MEXICO BEACH, Fla. (Reuters) - Search and rescue volunteers have located hundreds of people reported missing in the U.S. Southeast after Hurricane Michael tore through their Florida Panhandle communities, but the death toll of at least 18 was expected to rise.
Crews heard cries for help and crowbarred into a mobile home crumpled by the storm in Panama City, freeing a mother and daughter, both diabetics who had been trapped in a closet without insulin for two days and were on the verge of diabetic shock, rescuers said on Saturday.
“We had another lady who was on her last tank of oxygen. No cell phone, no power, no nothing. There are people out here on dialysis, but there is no power,” said Taylor Fontenot, 29, a roofing contractor from Sugar Land, Texas, and founder of 50 Star SAR, a volunteer search and rescue organization.
In door-to-door searches, teams consisting mostly of off-duty police officers and firefighters have found more than 520 of the 2,100 people reported missing since Michael crashed ashore near Mexico Beach, Florida, on Wednesday as one of the most powerful storms in U.S. history.
“We expect that number to go up dramatically today,” said Matthew Marchetti, co-founder of the Houston-based CrowdSource Rescue, adding that hopes were raised by an influx of volunteers on the weekend and the restoration of power in some areas.
“Volunteers are working side-by-side with first responders. They are cutting holes in roofs. They try to take a picture so we can call the family and tell them we made contact,” he said.
But as roads were cleared to allow wider searches, the death toll was expected to mount. As of Saturday, authorities were reporting at least 18 deaths in Florida, Georgia, North Carolina and Virginia.
Rescue teams, hampered by power and telephone outages, used cadaver dogs, drones and heavy equipment to hunt for people in the rubble.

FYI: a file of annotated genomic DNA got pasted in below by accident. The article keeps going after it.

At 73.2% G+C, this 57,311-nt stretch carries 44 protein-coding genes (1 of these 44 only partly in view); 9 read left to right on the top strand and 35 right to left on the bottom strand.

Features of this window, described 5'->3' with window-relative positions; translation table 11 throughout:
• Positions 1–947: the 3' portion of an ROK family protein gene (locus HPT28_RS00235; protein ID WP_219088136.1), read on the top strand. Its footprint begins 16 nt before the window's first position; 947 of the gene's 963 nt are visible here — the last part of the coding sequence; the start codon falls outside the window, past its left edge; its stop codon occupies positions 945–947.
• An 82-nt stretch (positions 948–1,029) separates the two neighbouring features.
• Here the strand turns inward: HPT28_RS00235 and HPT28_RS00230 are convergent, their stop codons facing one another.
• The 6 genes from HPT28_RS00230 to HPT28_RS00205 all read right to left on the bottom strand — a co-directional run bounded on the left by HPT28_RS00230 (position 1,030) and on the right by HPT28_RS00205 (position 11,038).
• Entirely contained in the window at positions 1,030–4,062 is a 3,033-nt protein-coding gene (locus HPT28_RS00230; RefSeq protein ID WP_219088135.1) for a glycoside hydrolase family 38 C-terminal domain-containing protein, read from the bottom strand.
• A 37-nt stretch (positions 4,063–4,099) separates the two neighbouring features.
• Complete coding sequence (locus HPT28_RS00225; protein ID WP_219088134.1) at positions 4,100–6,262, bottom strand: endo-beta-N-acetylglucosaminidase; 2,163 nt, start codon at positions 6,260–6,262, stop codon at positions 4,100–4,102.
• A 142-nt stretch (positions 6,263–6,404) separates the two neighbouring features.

Fontenot, who said he alerts authorities when he finds corpses, has a cadaver dog with his group.
“When we pulled into Mexico Beach, she was trying to jump out the window because she smelled so many bodies,” he said.
In Callaway, Florida, an especially hard-hit town, Catholic Christians barbecued hamburgers on Saturday and Scientologists handed out water.
“I’m homeless,” said nursing assistant Carla Covington, 45, who is caring for her mother and two children after their house was destroyed by falling trees.
She said it felt good to receive comfort, but was also hard.
“I’m used to helping people and not asking for help,” she said, her voice breaking with emotion.
Panama City port worker Josh Jackson, 29, had three cars damaged. The rented home he lived in with his girlfriend and son was wrecked, as were their possessions.
“I lost everything so I got to start over,” he said near a tent in a parking lot where a Geico insurance agent was taking claims. Jackson said he plans to move to a community that was not so badly hit, but was concerned that delays processing his insurance claim might hold him up.
Michael ripped most of two walls out from the red-brick St. Andrew United Methodist Church in Panama City, but parishioners spent Saturday handing out food, water and clothes to others.
“Our whole city was hit. There has got be a way it can recover,” said Jo Ann Sutter, 73, a volunteer who was married in the church. “We will.”
The tropical storm, which grew in less than two days into a Category 4 hurricane, tore apart entire neighborhoods.
More than 1,700 search and rescue workers were deployed, including seven swift-water rescue teams and nearly 300 ambulances, Florida Governor Rick Scott’s office said.
Power and phone service were being slowly restored, with about 236,000 homes and businesses still without power in North Carolina, down from a peak of more than 600,000, said spokesman Keith Acree of the North Carolina Department of Public Safety.
It could be weeks before power is restored to the most damaged parts of Florida.
Reporting by Rod Nickel; Additional reporting by Devika Krishna Kumar in Port St. Joe, Florida, Barbara Goldberg in New York, and Brendan O'Brien in Milwaukee; Editing by Clelia Oziel and Daniel Wallis